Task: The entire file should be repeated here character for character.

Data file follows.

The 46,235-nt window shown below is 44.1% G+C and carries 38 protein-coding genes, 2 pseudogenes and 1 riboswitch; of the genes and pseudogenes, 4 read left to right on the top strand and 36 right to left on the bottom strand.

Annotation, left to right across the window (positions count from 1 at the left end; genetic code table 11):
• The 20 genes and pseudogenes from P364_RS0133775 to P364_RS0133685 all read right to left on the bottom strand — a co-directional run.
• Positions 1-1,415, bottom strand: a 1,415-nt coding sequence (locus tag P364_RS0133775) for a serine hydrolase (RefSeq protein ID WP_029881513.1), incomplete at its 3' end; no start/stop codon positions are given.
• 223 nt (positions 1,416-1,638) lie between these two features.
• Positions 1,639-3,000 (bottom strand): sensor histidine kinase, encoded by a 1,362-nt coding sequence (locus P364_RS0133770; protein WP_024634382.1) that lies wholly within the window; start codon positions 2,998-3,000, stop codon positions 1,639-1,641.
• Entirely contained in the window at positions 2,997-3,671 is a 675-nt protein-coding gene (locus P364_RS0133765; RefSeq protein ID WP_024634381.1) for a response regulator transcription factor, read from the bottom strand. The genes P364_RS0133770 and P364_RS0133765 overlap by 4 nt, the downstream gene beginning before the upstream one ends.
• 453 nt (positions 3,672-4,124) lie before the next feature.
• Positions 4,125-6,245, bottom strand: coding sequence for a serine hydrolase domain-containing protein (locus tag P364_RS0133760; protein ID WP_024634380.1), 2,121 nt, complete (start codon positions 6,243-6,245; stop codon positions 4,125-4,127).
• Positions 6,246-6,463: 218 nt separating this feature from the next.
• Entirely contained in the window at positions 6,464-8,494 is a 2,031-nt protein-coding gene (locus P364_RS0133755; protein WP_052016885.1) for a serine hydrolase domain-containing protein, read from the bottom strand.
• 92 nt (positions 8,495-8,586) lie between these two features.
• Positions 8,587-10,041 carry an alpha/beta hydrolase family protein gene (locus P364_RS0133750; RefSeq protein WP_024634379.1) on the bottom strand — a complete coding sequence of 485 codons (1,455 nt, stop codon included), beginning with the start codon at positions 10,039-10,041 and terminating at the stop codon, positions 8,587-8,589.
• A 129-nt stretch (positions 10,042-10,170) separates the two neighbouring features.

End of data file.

The 46,235-nt window shown below is 44.1% G+C and carries 38 protein-coding genes, 2 pseudogenes and 1 riboswitch; of the genes and pseudogenes, 4 read left to right on the top strand and 36 right to left on the bottom strand.

Annotation, left to right across the window (positions count from 1 at the left end; genetic code table 11):
• The 20 genes and pseudogenes from P364_RS0133775 to P364_RS0133685 all read right to left on the bottom strand — a co-directional run.
• Positions 1-1,415, bottom strand: a 1,415-nt coding sequence (locus tag P364_RS0133775) for a serine hydrolase (RefSeq protein ID WP_029881513.1), incomplete at its 3' end; no start/stop codon positions are given.
• 223 nt (positions 1,416-1,638) lie between these two features.
• Positions 1,639-3,000 (bottom strand): sensor histidine kinase, encoded by a 1,362-nt coding sequence (locus P364_RS0133770; protein WP_024634382.1) that lies wholly within the window; start codon positions 2,998-3,000, stop codon positions 1,639-1,641.
• Entirely contained in the window at positions 2,997-3,671 is a 675-nt protein-coding gene (locus P364_RS0133765; RefSeq protein ID WP_024634381.1) for a response regulator transcription factor, read from the bottom strand. The genes P364_RS0133770 and P364_RS0133765 overlap by 4 nt, the downstream gene beginning before the upstream one ends.
• 453 nt (positions 3,672-4,124) lie before the next feature.
• Positions 4,125-6,245, bottom strand: coding sequence for a serine hydrolase domain-containing protein (locus tag P364_RS0133760; protein ID WP_024634380.1), 2,121 nt, complete (start codon positions 6,243-6,245; stop codon positions 4,125-4,127).
• Positions 6,246-6,463: 218 nt separating this feature from the next.
• Entirely contained in the window at positions 6,464-8,494 is a 2,031-nt protein-coding gene (locus P364_RS0133755; protein WP_052016885.1) for a serine hydrolase domain-containing protein, read from the bottom strand.
• 92 nt (positions 8,495-8,586) lie between these two features.
• Positions 8,587-10,041 carry an alpha/beta hydrolase family protein gene (locus P364_RS0133750; RefSeq protein WP_024634379.1) on the bottom strand — a complete coding sequence of 485 codons (1,455 nt, stop codon included), beginning with the start codon at positions 10,039-10,041 and terminating at the stop codon, positions 8,587-8,589.
• A 129-nt stretch (positions 10,042-10,170) separates the two neighbouring features.